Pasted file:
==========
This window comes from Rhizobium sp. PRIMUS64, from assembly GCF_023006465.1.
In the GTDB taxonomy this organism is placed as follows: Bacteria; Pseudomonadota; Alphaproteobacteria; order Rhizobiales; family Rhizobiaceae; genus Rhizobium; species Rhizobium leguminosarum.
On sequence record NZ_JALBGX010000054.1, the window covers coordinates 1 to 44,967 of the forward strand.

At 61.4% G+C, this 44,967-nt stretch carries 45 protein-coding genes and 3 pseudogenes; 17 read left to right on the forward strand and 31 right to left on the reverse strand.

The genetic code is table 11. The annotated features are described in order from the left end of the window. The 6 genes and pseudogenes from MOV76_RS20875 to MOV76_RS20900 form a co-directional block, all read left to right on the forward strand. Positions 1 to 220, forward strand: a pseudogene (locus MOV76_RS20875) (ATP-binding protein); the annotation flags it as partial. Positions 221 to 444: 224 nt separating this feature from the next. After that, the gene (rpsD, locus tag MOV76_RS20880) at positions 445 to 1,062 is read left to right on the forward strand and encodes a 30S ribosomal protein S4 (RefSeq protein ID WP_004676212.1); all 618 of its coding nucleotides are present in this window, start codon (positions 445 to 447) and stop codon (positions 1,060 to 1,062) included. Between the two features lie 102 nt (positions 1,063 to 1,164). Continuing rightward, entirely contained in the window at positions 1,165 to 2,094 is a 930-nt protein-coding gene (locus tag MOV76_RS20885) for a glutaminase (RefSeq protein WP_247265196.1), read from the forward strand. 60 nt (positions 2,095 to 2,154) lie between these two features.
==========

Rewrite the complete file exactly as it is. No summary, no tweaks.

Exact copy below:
This window comes from Rhizobium sp. PRIMUS64, from assembly GCF_023006465.1.
In the GTDB taxonomy this organism is placed as follows: Bacteria; Pseudomonadota; Alphaproteobacteria; order Rhizobiales; family Rhizobiaceae; genus Rhizobium; species Rhizobium leguminosarum.
On sequence record NZ_JALBGX010000054.1, the window covers coordinates 1 to 44,967 of the forward strand.

At 61.4% G+C, this 44,967-nt stretch carries 45 protein-coding genes and 3 pseudogenes; 17 read left to right on the forward strand and 31 right to left on the reverse strand.

The genetic code is table 11. The annotated features are described in order from the left end of the window. The 6 genes and pseudogenes from MOV76_RS20875 to MOV76_RS20900 form a co-directional block, all read left to right on the forward strand. Positions 1 to 220, forward strand: a pseudogene (locus MOV76_RS20875) (ATP-binding protein); the annotation flags it as partial. Positions 221 to 444: 224 nt separating this feature from the next. After that, the gene (rpsD, locus tag MOV76_RS20880) at positions 445 to 1,062 is read left to right on the forward strand and encodes a 30S ribosomal protein S4 (RefSeq protein ID WP_004676212.1); all 618 of its coding nucleotides are present in this window, start codon (positions 445 to 447) and stop codon (positions 1,060 to 1,062) included. Between the two features lie 102 nt (positions 1,063 to 1,164). Continuing rightward, entirely contained in the window at positions 1,165 to 2,094 is a 930-nt protein-coding gene (locus tag MOV76_RS20885) for a glutaminase (RefSeq protein WP_247265196.1), read from the forward strand. 60 nt (positions 2,095 to 2,154) lie between these two features.